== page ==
SEC ratings watchdog floats reassessing rule 17g-5
Remarks delivered by the Securities and Exchange Commission’s director of the office of credit ratings at SFVegas on Monday hinted at the possibility that the regulator could re-evaluate the effectiveness of Rule 17g-5, a post-crisis rule intended to address conflicts in the issuer pay model.
Speaking on Monday morning, director of the OCR Jessica Kane stated that the SEC is looking to engage further with the market on the effectiveness of the rule. Rule 17g-5 was adopted in 2009, requiring a rating agency to make information related to a securitization rating public so that another rating firm could potentially issue unsolicited ratings. Instances of a rating agency issuing commentary or full ratings for a deal they have not be paid to rate are rare, and it sounds like the SEC may be ready to reassess the requirement.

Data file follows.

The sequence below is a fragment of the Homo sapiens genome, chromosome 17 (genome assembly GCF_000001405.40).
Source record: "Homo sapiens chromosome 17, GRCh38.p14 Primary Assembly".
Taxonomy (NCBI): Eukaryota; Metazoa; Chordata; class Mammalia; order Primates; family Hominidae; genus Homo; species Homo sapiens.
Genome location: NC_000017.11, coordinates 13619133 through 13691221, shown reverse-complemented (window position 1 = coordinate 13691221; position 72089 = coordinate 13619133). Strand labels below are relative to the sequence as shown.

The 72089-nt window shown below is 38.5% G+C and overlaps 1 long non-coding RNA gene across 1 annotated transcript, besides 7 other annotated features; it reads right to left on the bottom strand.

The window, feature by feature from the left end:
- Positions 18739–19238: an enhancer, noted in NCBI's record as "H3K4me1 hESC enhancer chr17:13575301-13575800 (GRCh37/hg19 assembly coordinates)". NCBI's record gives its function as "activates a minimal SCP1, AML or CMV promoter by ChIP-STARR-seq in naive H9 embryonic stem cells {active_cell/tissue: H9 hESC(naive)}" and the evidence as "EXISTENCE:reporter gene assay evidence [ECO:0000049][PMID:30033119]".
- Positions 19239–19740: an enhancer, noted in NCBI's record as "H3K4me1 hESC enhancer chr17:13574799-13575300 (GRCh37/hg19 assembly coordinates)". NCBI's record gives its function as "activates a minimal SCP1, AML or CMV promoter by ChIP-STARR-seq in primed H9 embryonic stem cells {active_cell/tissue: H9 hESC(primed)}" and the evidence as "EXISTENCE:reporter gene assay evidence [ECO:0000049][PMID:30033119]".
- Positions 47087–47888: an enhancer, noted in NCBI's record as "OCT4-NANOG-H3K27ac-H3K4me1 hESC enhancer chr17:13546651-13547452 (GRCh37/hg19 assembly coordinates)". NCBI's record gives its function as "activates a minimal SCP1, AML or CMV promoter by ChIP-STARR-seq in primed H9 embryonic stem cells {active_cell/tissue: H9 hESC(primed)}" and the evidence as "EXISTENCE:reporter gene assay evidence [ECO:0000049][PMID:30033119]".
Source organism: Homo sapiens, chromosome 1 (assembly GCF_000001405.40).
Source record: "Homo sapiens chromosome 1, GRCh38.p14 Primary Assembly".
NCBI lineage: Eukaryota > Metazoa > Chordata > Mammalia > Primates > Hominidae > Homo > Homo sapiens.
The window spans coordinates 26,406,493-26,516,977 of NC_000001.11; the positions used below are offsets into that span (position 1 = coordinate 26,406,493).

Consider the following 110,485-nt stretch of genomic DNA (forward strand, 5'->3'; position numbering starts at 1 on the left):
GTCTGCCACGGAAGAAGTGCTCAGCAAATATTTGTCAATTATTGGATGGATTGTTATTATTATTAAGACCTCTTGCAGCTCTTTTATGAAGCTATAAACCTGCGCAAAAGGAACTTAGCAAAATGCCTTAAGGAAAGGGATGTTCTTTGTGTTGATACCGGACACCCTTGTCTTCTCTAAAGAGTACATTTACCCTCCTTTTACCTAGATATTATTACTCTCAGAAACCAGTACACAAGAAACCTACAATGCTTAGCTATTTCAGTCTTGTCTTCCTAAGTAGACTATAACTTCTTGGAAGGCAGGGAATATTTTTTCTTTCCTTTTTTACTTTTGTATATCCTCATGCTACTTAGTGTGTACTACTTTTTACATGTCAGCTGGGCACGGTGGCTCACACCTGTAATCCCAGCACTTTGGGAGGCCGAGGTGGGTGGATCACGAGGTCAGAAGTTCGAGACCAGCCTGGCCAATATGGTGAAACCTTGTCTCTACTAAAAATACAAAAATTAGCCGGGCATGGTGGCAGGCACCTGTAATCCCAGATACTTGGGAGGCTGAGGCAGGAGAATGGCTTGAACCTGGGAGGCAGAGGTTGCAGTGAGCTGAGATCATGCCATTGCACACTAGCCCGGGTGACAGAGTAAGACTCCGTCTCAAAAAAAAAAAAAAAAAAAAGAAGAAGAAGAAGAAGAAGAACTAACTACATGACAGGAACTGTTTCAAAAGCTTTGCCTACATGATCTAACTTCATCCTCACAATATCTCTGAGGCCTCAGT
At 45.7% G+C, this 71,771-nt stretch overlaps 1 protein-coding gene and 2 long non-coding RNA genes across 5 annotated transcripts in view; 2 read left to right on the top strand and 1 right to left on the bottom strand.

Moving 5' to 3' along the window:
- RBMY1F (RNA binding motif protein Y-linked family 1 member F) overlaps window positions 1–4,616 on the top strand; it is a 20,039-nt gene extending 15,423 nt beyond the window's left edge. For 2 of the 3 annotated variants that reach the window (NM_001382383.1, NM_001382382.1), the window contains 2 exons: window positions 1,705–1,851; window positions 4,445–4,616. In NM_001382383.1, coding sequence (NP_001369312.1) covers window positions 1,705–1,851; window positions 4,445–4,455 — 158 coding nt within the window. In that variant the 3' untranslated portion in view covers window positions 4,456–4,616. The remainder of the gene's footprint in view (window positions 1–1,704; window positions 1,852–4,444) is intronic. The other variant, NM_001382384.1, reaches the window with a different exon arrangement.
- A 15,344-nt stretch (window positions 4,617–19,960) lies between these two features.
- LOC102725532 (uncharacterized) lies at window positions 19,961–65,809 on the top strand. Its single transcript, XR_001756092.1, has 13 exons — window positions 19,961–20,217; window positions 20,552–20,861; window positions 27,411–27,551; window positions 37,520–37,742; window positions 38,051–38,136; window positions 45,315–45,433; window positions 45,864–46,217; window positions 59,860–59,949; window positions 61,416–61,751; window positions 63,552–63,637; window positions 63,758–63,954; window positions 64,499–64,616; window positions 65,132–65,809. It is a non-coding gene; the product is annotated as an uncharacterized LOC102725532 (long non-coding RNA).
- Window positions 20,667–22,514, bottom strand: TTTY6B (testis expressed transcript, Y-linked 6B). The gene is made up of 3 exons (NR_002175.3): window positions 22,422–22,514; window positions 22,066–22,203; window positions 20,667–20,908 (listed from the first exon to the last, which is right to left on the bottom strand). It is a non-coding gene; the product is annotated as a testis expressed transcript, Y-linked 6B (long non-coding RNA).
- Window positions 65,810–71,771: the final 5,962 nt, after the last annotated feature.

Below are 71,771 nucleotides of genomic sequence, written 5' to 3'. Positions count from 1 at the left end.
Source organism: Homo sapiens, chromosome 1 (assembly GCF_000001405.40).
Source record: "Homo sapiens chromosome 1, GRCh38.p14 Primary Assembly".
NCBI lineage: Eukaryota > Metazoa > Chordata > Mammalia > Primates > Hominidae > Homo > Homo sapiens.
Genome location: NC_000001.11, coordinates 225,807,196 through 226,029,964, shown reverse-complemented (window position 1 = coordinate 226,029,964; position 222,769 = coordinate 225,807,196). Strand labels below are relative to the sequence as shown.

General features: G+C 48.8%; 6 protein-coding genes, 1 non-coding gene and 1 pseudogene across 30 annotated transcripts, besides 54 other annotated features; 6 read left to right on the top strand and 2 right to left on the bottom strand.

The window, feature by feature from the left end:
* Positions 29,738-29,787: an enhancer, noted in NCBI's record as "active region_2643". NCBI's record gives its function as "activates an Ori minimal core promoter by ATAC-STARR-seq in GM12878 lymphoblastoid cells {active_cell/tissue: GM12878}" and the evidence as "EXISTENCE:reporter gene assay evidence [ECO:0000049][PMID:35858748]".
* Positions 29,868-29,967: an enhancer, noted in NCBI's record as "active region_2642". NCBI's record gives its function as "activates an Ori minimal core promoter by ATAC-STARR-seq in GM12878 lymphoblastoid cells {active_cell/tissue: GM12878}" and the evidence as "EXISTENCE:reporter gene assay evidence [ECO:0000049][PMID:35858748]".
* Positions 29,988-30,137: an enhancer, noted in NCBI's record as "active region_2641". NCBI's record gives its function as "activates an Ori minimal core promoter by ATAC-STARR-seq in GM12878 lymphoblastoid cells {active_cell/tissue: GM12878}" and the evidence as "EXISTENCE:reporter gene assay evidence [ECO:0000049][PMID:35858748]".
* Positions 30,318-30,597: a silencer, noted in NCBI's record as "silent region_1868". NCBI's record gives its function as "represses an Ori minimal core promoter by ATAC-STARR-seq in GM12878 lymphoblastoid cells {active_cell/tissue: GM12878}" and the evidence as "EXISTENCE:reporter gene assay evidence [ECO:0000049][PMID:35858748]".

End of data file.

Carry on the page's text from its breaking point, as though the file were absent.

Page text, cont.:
“I welcome input and engagement from all interested parties on this issue,” Kane said. “For example: is the rule fulfilling its intended purpose? What changes to the rule could enhance its effectiveness? Should NRSROs be able to access the 17g-5 website data to produce commentaries? What burdens and benefits are associated with rule compliance? Are there other ways to address the issuer-pay conflict of interest?”
The indication from the SEC that the rule is up for debate follows an exemption to 17g-5 for deals from non-US issuers adopted last year.
In early February, a letter sent to the SEC by four senators pushed for changes to the issuer pay model, urging the agency to hit back at practices that, in their view, lead to inflated ratings.